Summary: We will all face situations that are unfair and unjust. How should we as believers in a sovereign God respond. This sermon seeks to answer that question from the life of Paul.

Life Is Not Always Fair, but God Is Always Faithful

Acts Series

Chuck Sligh

February 25, 2018

NOTE: A PowerPoint presentation is available for this sermon by request at

Adapted from Michael McCartney's sermon "Fly High Acts part 24" on

TEXT: Acts 25:1-3 - "Now when Festus was come into the province, after three days he ascended from Caesarea to Jerusalem. 2 Then the high priest and the chief of the Jews informed him against Paul, and besought him, 3 And desired favour against him, that he would send for him to Jerusalem, laying wait in the way to kill him."


The rest of chapter 25 details the various legal maneuverings of the Jewish religious authorities to get custody of Paul to attempt to kill him, and Paul's attempts to be tried in the fairer Roman courts where he, as a Roman citizen, had certain rights.

There's no real value for us in the details, so, let me quickly summarize chapter 25, and then we'll get to the central thesis of my sermon, which is summed up in the title of my sermon. In chapter 24, we saw that Paul had given his defense before Felix, the Roman procurator, or governor, of Judea, who had jurisdiction over Jerusalem where Paul's supposed crimes were alleged to have been committed. Felix kept Paul in custody in hopes of extracting a bribe, but Paul refused, so he languished in legal limbo for two years until Felix retired and was succeeded by Festus.

]Festus travelled to Jerusalem to meet the Jewish authorities, who immediately sought to have Paul transferred back to Jerusalem so they could put him to death if possible. But Festus refused, saying that they would have to come to Caesarea for a proper trial.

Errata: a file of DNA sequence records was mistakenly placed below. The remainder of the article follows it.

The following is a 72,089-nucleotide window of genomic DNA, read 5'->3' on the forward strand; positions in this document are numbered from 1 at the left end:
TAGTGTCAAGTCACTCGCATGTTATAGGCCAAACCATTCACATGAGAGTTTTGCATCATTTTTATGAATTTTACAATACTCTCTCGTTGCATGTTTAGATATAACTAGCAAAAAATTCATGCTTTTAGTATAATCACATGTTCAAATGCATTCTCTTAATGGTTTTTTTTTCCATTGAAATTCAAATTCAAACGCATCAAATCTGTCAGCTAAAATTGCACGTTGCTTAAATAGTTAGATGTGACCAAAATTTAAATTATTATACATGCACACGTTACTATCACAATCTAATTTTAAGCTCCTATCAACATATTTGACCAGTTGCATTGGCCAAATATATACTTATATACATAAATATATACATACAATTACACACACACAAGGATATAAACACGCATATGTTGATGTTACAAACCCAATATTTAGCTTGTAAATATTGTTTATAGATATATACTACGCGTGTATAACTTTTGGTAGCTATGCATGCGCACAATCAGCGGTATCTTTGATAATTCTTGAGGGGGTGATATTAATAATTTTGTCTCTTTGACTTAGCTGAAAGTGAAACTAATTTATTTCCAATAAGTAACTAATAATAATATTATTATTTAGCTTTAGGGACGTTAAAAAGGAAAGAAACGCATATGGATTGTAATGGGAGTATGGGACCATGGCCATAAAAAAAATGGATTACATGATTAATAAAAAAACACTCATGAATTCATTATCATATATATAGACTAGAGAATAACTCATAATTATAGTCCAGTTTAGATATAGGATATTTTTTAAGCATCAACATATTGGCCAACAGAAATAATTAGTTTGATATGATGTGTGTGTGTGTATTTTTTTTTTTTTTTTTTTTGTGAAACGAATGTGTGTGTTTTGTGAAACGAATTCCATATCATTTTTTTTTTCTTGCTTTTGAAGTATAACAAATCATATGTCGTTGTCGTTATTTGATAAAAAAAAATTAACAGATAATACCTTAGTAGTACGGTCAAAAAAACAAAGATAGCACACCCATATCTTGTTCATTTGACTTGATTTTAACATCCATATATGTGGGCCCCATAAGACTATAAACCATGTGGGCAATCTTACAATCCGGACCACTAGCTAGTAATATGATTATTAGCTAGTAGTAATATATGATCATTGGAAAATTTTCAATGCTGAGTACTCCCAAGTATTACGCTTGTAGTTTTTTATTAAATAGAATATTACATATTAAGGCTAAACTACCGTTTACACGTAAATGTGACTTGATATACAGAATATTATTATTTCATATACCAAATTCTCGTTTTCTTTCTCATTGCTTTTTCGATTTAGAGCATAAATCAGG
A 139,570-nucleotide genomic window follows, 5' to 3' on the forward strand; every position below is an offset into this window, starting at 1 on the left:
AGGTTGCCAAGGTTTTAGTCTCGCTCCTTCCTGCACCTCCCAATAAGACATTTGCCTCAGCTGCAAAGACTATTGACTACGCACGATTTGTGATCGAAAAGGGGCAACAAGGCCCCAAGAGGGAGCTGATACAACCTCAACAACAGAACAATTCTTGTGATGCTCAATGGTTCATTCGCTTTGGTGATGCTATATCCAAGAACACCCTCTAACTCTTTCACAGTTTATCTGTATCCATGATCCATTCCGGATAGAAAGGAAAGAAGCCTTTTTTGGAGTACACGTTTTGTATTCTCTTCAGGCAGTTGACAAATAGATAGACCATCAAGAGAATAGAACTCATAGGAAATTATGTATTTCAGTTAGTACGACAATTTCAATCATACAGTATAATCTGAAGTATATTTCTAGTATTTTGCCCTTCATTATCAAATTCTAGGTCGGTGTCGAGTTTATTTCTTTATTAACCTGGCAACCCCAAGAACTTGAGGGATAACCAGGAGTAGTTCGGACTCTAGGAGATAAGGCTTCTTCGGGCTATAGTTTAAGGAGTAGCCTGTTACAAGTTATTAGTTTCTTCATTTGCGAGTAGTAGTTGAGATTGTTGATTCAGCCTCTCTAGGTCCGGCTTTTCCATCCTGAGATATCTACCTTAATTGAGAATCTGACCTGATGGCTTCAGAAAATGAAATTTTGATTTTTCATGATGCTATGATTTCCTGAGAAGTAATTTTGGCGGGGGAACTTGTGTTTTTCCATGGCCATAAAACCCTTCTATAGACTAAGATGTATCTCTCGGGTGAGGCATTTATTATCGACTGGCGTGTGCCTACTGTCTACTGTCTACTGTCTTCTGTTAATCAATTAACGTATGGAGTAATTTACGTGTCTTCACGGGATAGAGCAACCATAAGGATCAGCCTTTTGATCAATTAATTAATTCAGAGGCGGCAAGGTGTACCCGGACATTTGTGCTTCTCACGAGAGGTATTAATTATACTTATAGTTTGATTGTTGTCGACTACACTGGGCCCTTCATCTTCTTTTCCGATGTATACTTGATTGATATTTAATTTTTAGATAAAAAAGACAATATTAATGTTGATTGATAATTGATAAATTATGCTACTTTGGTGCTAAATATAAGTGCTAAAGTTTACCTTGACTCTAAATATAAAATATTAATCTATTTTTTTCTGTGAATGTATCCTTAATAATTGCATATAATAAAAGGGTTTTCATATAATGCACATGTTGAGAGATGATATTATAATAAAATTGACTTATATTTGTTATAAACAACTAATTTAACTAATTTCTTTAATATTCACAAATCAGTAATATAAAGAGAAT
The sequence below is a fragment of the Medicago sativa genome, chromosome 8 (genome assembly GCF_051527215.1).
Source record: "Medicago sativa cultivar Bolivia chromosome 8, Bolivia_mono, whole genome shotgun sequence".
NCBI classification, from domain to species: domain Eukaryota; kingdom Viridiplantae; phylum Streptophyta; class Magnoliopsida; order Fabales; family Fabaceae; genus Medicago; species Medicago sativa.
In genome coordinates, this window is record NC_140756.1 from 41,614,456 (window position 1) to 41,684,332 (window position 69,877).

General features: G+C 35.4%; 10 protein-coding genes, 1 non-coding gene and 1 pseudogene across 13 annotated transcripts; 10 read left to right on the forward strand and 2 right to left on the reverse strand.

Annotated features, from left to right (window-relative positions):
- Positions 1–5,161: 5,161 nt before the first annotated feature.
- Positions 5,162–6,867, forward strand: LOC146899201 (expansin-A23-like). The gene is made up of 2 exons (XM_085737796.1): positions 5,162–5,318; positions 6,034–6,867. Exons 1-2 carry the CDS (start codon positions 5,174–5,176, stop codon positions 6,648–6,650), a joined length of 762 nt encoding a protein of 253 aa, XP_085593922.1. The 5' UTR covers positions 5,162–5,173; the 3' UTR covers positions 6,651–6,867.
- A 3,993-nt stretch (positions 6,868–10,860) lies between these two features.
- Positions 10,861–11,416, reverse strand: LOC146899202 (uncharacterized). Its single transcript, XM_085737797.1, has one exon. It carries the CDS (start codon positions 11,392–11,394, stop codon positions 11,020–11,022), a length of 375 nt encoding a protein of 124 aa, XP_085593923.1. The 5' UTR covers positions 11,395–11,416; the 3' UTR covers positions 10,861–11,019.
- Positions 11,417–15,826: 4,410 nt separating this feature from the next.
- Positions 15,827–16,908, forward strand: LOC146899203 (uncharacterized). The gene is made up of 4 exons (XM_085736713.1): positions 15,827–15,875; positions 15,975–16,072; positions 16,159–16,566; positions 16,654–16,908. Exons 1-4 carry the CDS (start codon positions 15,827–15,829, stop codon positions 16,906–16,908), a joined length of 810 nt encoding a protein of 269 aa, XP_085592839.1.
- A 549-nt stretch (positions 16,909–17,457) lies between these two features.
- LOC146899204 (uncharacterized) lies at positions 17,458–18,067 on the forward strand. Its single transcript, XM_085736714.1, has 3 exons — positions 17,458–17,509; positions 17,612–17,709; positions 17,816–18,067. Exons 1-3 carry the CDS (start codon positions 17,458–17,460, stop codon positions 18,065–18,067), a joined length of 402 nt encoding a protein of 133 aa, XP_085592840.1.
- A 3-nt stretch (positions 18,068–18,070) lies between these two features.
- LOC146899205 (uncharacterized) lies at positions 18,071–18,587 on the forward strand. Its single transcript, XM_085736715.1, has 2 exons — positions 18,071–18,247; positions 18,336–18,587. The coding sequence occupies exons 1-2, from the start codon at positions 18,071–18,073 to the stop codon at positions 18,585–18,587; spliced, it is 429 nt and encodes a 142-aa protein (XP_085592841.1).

A few days later, the Jews again aired their grievances, none substantiated with real evidence or witnesses, which is why their trial before Felix got nowhere in chapter 24. Then Paul argued (again) in his defense, insisting that the Jews had no witnesses or proofs for their charges Festus realized right away that the complaints of the Jewish authorities had nothing to do with Roman crimes, but were religious issues, so he suggests that maybe Paul should just go down to Jerusalem and let the Jews deal with him. Paul knew that he would never get a fair trial there, so in verse 10 he appealed to Caesar in Rome, a right every Roman citizen had. Festus said in verse 12, "If you have appealed to Caesar, to Caesar you will go!"

Later in chapter 24, the Jewish King Herod Agrippa and his wife made a visit to Festus as the new procurator, and Festus consulted with Agrippa about Paul's case. Agrippa and his wife Bernice, being Jewish and knowing of Paul, were interested in hearing from him and their encounter is recorded in the rest of chapter 25 and 26.

Now everything we see in this chapter is a gross injustice; it simply was NOT FAIR!

The fact is, life is not always fair in this fallen, sinful world. The Bible is filled with stories of unfair things that happened to good people. Johannes Jonsson said, "The life as a Christian is not always a dance on roses. We live in an evil world with lots of misery and problems. Sooner or later things happen, when we wonder, why is this happening, and why is it happening to me?" []

What can we learn from Paul's unfair and unjust situation?


Life is just NOT fair sometimes, so we need to accept and even EMBRACE it! God never promised us a bed of roses in this evil world.

In Matthew 10:22, Jesus said, "And ye shall be hated of all men for my name's sake…"

James 1:2 warns "…count it all joy when ye fall into [divers temptations…i.e, many kinds of trials]."

In 2 Timothy 2:3, Paul exhorts Timothy to "endure hardness, as a good soldier of Jesus Christ."

Paul considered unfairness as part and parcel of the cost for following the Gospel. To Paul this is what he expected from a lost and sin-filled world.

But there is a flip side to the unfairness of our world.-What if God had been fair with us? If God had been fair, He would have struck Paul dead on the road to Damascus, but when describing his former life as a persecutor of the church in 1 Timothy 1:13, Paul describes himself this way: "Who was before a blasphemer, and a persecutor, and injurious: BUT I OBTAINED MERCY."

Was it fair that Paul, a blaspheming, dangerous persecutor, should receive mercy after all the devastation, pain and sorrow he had wreaked on the early church? When Christians first heard about it, they might have reasonably thought, No! That is not fair! He killed my husband! He confiscated our house! It's not fair that he should be forgiven and get off scot free!

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